The project management triangle (cost, quality, timeliness) sits at the heart of every project. When initiating a project, I always like to ask my clients which way their triangle sits. Is cost at the top (most important)? Is quality at the top? Is it quality and cost at the top? What is it? I usually get a deer-in-the-headlights response. I hear my client thinking, “Is this a trick?” “How am I supposed to pick this?” “What does she have in mind?” This rapid thinking is then followed by a variety of stalling tactics. “Can we talk about this later?” “Well, I need all three of these things.”
Thinking through and prioritizing the triangle (however scary) set the tone for the project. Similar to a project charter, it sets up how the project will go. When the tough part of the project comes up, you don’t need to stop and reconsider the triangle -- you mutually understand that this project is all about cost and quality (and therefore timeliness is less important). That doesn’t mean duration isn’t a factor --it just means it takes a back seat to the others.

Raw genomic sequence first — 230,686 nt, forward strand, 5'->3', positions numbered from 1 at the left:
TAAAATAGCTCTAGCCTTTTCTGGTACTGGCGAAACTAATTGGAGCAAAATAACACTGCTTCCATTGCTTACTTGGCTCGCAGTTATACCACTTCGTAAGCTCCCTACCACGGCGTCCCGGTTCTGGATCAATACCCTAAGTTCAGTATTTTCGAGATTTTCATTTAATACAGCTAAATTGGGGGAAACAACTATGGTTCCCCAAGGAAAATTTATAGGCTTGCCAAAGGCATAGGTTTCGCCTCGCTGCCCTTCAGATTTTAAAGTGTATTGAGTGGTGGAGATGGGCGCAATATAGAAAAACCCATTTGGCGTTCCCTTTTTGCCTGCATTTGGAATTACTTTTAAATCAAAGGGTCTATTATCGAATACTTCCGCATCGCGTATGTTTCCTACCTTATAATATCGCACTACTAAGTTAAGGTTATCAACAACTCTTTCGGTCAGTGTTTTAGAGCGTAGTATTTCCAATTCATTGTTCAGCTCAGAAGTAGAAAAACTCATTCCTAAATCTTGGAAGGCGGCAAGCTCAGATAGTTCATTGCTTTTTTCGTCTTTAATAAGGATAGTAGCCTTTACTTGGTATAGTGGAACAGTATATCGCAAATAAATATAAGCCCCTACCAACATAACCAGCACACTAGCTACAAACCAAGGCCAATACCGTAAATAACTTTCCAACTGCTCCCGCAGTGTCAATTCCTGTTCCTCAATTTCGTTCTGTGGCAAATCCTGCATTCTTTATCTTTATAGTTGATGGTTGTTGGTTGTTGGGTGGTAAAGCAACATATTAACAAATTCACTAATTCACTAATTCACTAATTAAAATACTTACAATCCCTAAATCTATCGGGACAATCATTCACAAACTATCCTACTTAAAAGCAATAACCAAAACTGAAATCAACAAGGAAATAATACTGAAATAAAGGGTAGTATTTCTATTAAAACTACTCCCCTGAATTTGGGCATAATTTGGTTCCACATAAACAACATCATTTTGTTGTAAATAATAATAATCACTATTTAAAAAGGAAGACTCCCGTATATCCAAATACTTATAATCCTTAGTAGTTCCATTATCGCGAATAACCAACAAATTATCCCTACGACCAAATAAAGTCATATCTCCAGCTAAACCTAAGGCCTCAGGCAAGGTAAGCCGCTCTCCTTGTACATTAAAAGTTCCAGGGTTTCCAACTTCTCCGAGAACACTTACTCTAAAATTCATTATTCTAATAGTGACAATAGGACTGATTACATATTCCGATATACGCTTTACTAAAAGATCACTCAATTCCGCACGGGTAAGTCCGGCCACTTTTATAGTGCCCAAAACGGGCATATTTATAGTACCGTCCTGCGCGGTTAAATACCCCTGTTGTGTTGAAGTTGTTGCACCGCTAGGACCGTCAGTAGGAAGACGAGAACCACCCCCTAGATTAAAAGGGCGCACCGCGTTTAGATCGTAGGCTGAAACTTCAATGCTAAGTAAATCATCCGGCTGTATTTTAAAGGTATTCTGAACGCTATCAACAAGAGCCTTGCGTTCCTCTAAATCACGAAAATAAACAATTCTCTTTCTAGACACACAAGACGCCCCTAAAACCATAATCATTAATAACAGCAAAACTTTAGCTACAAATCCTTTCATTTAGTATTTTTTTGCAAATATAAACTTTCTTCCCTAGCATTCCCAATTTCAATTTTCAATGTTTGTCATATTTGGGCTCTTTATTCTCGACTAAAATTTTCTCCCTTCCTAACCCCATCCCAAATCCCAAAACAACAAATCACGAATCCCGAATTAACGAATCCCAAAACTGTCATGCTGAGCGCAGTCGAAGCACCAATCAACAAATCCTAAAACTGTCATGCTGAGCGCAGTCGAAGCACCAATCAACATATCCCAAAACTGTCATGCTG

The trinity can be revised at different times in the life of project. This is particularly useful when you are doing a large project that extends over a period to time. In the discovery phase of the project, timeliness and quality might be at the top. The discover needs to be complete by a certain date in order for the next phase to start. The development work might have a triangle with quality on top and cost and timeliness on the bottom.
Working through the triangle with your client needs to happen: be prepared for this discussion to take place over several meetings, particularly if the client hasn’t worked with you before. Be patient, but get an agreement and publish it. It seems trivial but it is in fact a powerful underlying principle that contributes to the success of a project.